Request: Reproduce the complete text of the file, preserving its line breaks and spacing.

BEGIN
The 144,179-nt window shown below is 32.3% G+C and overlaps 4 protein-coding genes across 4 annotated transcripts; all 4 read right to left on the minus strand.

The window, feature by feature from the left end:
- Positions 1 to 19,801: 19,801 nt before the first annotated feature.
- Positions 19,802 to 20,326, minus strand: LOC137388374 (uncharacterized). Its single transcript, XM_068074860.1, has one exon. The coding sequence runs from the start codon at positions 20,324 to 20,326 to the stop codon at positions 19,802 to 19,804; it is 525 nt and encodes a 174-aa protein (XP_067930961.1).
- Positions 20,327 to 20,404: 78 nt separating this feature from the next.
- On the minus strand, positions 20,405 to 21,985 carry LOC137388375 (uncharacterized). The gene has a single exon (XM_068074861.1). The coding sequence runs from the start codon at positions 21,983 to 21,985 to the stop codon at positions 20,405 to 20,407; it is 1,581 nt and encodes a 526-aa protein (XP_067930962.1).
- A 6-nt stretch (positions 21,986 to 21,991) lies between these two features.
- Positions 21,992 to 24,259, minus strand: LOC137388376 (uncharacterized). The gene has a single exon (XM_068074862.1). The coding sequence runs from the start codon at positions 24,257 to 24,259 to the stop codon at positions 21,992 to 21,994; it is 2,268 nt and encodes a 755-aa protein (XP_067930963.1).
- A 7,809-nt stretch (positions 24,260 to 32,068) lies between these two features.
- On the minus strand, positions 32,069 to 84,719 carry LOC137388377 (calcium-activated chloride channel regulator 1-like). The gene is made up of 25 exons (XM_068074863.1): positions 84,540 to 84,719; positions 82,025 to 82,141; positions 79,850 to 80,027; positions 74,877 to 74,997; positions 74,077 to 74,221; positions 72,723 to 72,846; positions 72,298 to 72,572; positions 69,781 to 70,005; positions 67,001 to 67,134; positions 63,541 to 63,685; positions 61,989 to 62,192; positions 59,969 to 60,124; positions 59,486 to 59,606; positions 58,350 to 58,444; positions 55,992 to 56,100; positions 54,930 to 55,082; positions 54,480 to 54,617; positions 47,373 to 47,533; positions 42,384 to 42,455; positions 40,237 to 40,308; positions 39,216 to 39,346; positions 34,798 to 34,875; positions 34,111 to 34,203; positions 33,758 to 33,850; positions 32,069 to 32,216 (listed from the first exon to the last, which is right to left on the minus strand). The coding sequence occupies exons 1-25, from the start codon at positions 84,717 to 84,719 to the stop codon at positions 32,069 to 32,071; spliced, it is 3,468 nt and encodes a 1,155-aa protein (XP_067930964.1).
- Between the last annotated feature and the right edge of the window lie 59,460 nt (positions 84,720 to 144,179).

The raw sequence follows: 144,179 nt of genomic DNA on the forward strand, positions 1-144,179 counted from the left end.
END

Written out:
The 144,179-nt window shown below is 32.3% G+C and overlaps 4 protein-coding genes across 4 annotated transcripts; all 4 read right to left on the minus strand.

The window, feature by feature from the left end:
- Positions 1 to 19,801: 19,801 nt before the first annotated feature.
- Positions 19,802 to 20,326, minus strand: LOC137388374 (uncharacterized). Its single transcript, XM_068074860.1, has one exon. The coding sequence runs from the start codon at positions 20,324 to 20,326 to the stop codon at positions 19,802 to 19,804; it is 525 nt and encodes a 174-aa protein (XP_067930961.1).
- Positions 20,327 to 20,404: 78 nt separating this feature from the next.
- On the minus strand, positions 20,405 to 21,985 carry LOC137388375 (uncharacterized). The gene has a single exon (XM_068074861.1). The coding sequence runs from the start codon at positions 21,983 to 21,985 to the stop codon at positions 20,405 to 20,407; it is 1,581 nt and encodes a 526-aa protein (XP_067930962.1).
- A 6-nt stretch (positions 21,986 to 21,991) lies between these two features.
- Positions 21,992 to 24,259, minus strand: LOC137388376 (uncharacterized). The gene has a single exon (XM_068074862.1). The coding sequence runs from the start codon at positions 24,257 to 24,259 to the stop codon at positions 21,992 to 21,994; it is 2,268 nt and encodes a 755-aa protein (XP_067930963.1).
- A 7,809-nt stretch (positions 24,260 to 32,068) lies between these two features.
- On the minus strand, positions 32,069 to 84,719 carry LOC137388377 (calcium-activated chloride channel regulator 1-like). The gene is made up of 25 exons (XM_068074863.1): positions 84,540 to 84,719; positions 82,025 to 82,141; positions 79,850 to 80,027; positions 74,877 to 74,997; positions 74,077 to 74,221; positions 72,723 to 72,846; positions 72,298 to 72,572; positions 69,781 to 70,005; positions 67,001 to 67,134; positions 63,541 to 63,685; positions 61,989 to 62,192; positions 59,969 to 60,124; positions 59,486 to 59,606; positions 58,350 to 58,444; positions 55,992 to 56,100; positions 54,930 to 55,082; positions 54,480 to 54,617; positions 47,373 to 47,533; positions 42,384 to 42,455; positions 40,237 to 40,308; positions 39,216 to 39,346; positions 34,798 to 34,875; positions 34,111 to 34,203; positions 33,758 to 33,850; positions 32,069 to 32,216 (listed from the first exon to the last, which is right to left on the minus strand). The coding sequence occupies exons 1-25, from the start codon at positions 84,717 to 84,719 to the stop codon at positions 32,069 to 32,071; spliced, it is 3,468 nt and encodes a 1,155-aa protein (XP_067930964.1).
- Between the last annotated feature and the right edge of the window lie 59,460 nt (positions 84,720 to 144,179).

The raw sequence follows: 144,179 nt of genomic DNA on the forward strand, positions 1-144,179 counted from the left end.